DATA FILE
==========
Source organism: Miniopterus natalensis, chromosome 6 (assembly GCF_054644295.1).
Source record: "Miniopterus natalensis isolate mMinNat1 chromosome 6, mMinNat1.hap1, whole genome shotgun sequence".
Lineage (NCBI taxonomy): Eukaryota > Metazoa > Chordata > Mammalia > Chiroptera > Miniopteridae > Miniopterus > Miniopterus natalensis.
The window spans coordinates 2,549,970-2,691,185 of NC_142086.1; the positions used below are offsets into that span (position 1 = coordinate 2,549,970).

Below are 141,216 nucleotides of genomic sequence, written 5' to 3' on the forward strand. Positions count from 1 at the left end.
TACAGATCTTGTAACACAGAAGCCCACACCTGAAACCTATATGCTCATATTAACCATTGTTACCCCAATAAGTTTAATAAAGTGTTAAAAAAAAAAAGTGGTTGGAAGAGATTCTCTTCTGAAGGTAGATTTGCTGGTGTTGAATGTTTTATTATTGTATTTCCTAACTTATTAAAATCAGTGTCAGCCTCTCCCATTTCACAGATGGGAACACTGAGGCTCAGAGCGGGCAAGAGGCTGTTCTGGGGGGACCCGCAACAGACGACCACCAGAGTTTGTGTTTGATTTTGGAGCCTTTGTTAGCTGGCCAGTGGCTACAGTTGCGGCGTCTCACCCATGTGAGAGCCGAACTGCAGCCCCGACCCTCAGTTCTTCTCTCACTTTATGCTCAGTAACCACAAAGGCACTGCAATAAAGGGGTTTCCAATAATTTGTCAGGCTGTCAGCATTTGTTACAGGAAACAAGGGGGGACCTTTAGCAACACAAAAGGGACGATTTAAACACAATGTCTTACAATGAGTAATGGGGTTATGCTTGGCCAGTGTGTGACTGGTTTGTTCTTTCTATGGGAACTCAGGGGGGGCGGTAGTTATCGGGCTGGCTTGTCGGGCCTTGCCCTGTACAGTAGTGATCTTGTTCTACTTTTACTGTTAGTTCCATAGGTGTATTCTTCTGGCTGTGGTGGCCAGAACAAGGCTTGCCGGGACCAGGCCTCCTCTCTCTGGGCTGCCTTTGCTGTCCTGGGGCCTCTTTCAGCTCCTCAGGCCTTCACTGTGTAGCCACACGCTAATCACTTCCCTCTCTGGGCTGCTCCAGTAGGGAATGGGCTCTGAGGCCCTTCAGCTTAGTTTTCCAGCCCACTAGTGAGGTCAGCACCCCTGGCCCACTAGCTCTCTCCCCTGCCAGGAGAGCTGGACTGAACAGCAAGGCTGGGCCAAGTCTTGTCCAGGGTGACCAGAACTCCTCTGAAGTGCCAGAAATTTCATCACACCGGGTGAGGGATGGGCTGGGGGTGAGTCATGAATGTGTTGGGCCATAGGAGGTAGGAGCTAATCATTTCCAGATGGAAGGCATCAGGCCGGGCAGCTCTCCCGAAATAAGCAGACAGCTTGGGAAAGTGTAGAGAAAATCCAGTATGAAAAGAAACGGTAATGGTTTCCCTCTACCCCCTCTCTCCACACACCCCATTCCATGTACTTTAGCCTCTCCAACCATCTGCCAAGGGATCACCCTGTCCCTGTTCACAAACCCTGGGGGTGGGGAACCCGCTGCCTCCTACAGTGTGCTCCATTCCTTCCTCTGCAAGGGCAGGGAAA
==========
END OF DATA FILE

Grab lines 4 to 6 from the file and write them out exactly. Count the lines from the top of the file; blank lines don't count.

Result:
The window spans coordinates 2,549,970-2,691,185 of NC_142086.1; the positions used below are offsets into that span (position 1 = coordinate 2,549,970).

Below are 141,216 nucleotides of genomic sequence, written 5' to 3' on the forward strand. Positions count from 1 at the left end.
TACAGATCTTGTAACACAGAAGCCCACACCTGAAACCTATATGCTCATATTAACCATTGTTACCCCAATAAGTTTAATAAAGTGTTAAAAAAAAAAAGTGGTTGGAAGAGATTCTCTTCTGAAGGTAGATTTGCTGGTGTTGAATGTTTTATTATTGTATTTCCTAACTTATTAAAATCAGTGTCAGCCTCTCCCATTTCACAGATGGGAACACTGAGGCTCAGAGCGGGCAAGAGGCTGTTCTGGGGGGACCCGCAACAGACGACCACCAGAGTTTGTGTTTGATTTTGGAGCCTTTGTTAGCTGGCCAGTGGCTACAGTTGCGGCGTCTCACCCATGTGAGAGCCGAACTGCAGCCCCGACCCTCAGTTCTTCTCTCACTTTATGCTCAGTAACCACAAAGGCACTGCAATAAAGGGGTTTCCAATAATTTGTCAGGCTGTCAGCATTTGTTACAGGAAACAAGGGGGGACCTTTAGCAACACAAAAGGGACGATTTAAACACAATGTCTTACAATGAGTAATGGGGTTATGCTTGGCCAGTGTGTGACTGGTTTGTTCTTTCTATGGGAACTCAGGGGGGGCGGTAGTTATCGGGCTGGCTTGTCGGGCCTTGCCCTGTACAGTAGTGATCTTGTTCTACTTTTACTGTTAGTTCCATAGGTGTATTCTTCTGGCTGTGGTGGCCAGAACAAGGCTTGCCGGGACCAGGCCTCCTCTCTCTGGGCTGCCTTTGCTGTCCTGGGGCCTCTTTCAGCTCCTCAGGCCTTCACTGTGTAGCCACACGCTAATCACTTCCCTCTCTGGGCTGCTCCAGTAGGGAATGGGCTCTGAGGCCCTTCAGCTTAGTTTTCCAGCCCACTAGTGAGGTCAGCACCCCTGGCCCACTAGCTCTCTCCCCTGCCAGGAGAGCTGGACTGAACAGCAAGGCTGGGCCAAGTCTTGTCCAGGGTGACCAGAACTCCTCTGAAGTGCCAGAAATTTCATCACACCGGGTGAGGGATGGGCTGGGGGTGAGTCATGAATGTGTTGGGCCATAGGAGGTAGGAGCTAATCATTTCCAGATGGAAGGCATCAGGCCGGGCAGCTCTCCCGAAATAAGCAGACAGCTTGGGAAAGTGTAGAGAAAATCCAGTATGAAAAGAAACGGTAATGGTTTCCCTCTACCCCCTCTCTCCACACACCCCATTCCATGTACTTTAGCCTCTCCAACCATCTGCCAAGGGATCACCCTGTCCCTGTTCACAAACCCTGGGGGTGGGGAACCCGCTGCCTCCTACAGTGTGCTCCATTCCTTCCTCTGCAAGGGCAGGGAAA